Food Safety for Temporary Food Service Establishments

Food safety, including causes of and tips for preventing food-borne illness, at temporary food service establishments such as food stands and bake sales.

Julie A. Albrecht, Extension Food Specialist

Food stands, bake sales, bazaars and other food sales provide good opportunities for organizations to raise money, but the food you prepare and offer for sale must be wholesome and safe for the consumer. If customers are unhappy with the products they purchase from you, they will not be back. Word-of-mouth advertisement from a bad experience may hurt future business. Sponsoring organizations are responsible for the safety of the food products they offer for sale.

The Nebraska Food Service Code has rules for Temporary Food Service Establishments. Food stands, bake sales, bazaars and community suppers could be inspected by the Department of Agriculture or Department of Health under this ruling. Bake sales and church/community suppers are not routinely inspected, but commercial food stands at county fairs and other events are. If complaints are made or if a reported illness results from food sold at an event, inspection and/or investigation may result.

A “Temporary Food Service Establishment” is defined as a food service establishment that operates at a fixed location for a period of time of not more than 14 consecutive days in conjunction with a single event or celebration. If your food sale event extends beyond this definition, your event and facilities will be regulated by the appropriate agency (either the Nebraska Department of Agriculture or your local health department).

Potentially hazardous foods are those that have been implicated in numerous food-borne illness outbreaks. These foods include: meat and poultry; pastries made with cream or custard fillings; salads and sandwiches made with meat, poultry, eggs or fish; and home-canned, low-acid foods such as vegetables and meats.

Reports of food-borne illness have made the headlines in recent years, but many cases of food-borne illness go unreported because the symptoms are similar to the flu. Most food-borne illness outbreaks have involved food prepared away from home, but food prepared under home conditions also may cause these flu-like symptoms.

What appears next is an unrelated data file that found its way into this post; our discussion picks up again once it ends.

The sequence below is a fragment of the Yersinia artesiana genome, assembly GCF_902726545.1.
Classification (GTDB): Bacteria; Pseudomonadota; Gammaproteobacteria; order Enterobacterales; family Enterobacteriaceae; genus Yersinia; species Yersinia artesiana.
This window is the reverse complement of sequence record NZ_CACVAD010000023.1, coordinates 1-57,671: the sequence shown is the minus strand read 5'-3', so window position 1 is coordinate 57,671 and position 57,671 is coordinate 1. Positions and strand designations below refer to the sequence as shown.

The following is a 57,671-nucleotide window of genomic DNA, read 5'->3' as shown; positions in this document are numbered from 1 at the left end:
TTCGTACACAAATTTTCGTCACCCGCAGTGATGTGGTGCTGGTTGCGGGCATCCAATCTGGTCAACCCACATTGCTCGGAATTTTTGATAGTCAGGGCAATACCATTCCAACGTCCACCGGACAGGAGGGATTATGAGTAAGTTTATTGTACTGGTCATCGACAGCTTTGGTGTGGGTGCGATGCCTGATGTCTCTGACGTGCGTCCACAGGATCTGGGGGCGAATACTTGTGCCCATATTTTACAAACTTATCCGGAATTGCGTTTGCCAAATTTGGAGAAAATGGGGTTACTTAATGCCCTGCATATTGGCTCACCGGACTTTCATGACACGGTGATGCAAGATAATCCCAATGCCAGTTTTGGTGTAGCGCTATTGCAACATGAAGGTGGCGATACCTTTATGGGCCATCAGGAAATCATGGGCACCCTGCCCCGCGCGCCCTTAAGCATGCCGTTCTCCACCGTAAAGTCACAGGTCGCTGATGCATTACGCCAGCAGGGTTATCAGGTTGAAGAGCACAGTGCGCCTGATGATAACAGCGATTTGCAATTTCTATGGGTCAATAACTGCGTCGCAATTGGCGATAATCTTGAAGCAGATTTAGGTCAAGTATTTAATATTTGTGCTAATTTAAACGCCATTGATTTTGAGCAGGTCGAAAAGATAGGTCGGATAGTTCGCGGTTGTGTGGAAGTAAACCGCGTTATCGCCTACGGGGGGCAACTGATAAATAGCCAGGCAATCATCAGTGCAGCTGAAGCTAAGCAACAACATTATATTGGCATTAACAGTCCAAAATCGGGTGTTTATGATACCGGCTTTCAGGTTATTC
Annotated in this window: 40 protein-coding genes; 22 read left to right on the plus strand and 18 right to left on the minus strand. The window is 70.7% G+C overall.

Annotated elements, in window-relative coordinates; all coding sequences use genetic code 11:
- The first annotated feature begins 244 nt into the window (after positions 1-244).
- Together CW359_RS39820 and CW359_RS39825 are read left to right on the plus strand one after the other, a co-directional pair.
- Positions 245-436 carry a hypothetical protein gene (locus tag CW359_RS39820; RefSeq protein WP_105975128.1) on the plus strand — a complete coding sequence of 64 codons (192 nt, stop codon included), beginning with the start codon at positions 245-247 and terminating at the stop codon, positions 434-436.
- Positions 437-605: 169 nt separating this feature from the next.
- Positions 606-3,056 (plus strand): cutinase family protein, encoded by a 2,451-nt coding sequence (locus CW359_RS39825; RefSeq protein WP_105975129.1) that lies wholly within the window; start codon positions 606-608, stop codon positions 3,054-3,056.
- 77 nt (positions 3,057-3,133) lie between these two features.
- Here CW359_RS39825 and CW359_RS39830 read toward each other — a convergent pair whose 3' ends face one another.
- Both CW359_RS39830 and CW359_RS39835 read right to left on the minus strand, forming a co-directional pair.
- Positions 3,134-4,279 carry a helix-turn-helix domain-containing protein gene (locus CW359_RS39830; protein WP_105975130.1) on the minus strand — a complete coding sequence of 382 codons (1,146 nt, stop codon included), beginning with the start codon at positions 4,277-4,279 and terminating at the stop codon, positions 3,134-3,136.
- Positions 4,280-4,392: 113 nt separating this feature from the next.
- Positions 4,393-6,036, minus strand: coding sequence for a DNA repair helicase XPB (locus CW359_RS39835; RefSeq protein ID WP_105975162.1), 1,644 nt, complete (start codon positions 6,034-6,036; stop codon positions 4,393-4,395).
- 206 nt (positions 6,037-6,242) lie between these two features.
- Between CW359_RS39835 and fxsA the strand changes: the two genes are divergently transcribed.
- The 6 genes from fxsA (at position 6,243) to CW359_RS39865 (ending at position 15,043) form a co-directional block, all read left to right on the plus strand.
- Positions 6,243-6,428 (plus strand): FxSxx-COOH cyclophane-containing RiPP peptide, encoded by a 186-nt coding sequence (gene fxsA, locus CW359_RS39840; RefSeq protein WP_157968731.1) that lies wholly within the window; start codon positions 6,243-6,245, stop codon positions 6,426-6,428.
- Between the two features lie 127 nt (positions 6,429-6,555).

Foods contaminated with microorganisms cause food-borne illness. Contaminated food usually does not taste bad, smell bad or look bad.

What food handling practices contribute to food-borne illness? If we look at the cause of reported food-borne illness outbreaks, we have some clues where microbial contamination occurs.

The ten most important factors which contributed to recently reported food-borne illnesses in the United States are listed below. Ways to prevent a food-borne outbreak from food served at your event is included in the discussion.

1. Improper Cooling

  1. Leaving cooked foods at room temperature
  2. Storing foods in large containers in refrigerators

Food-borne microorganisms grow best at temperatures between 41°F and 135°F. Food left at room temperature for more than two hours provides the ideal conditions for microorganisms to multiply rapidly.

— Keep foods that are served cold at 41°F.

— Keep foods that are served hot at or above 135°F.

— Keep a thermometer handy to check the temperatures often.

— Do not leave food out for more than two hours.

— Maintain refrigerator at or below 41°F and freezer at or below 0°F.

Hot food stored in large containers in refrigerators or freezers cannot cool down quickly, creating conditions which can contribute to rapid growth of bacteria.

— Store foods in small shallow containers and refrigerate immediately.

— Use ice to quickly chill foods and to keep them cold.

— Do not cool hot foods at room temperature before refrigeration. Refrigerate hot foods immediately.

— Ice used to keep food cold should not be used for human consumption.

2. Lapse of 12 or More Hours Between Preparation and Eating

Microorganisms need time to grow and multiply. By reducing the amount of time between preparation and eating, we reduce the potential for any microorganisms present growing to large numbers.

— Shorten the length of time between preparation and the sale of the food items.

3. Colonized or Infected Persons Handling Foods

Staphylococcus bacteria is found naturally on our bodies. Sores or pimples will have higher numbers of this bacteria. People who are ill also have higher numbers of microorganisms that cause illness. Food handlers should practice a high degree of personal hygiene and cleanliness.

— Wash hands often when handling raw foods such as poultry and meats; after coughing or blowing your nose; after handling garbage; and after using the bathroom facilities.

— If cuts do exist on hands, use plastic gloves.

— Use utensils as much as possible; tongs work well for handling raw vegetables and other “finger” foods.

— Protect foods from dust, sneezing and handling by customers. Use appropriate packaging and covers on food. If possible, provide dust/sneeze guards on serving lines.

4. Inadequate Reheating

Cooked foods may become contaminated after heating. If these foods are not reheated to at least 165°F, microorganisms may not be destroyed.

— Heat pre-cooked foods purchased for reheating to at least 135°F or check the label for instructions.

— Do not use leftovers in temporary food service establishments.

— Discard prepared food left over from serving.

5. Improper Hot Holding

Hot foods held below 135°F encourage the rapid growth of microorganisms. Foods on a buffet table should be checked often.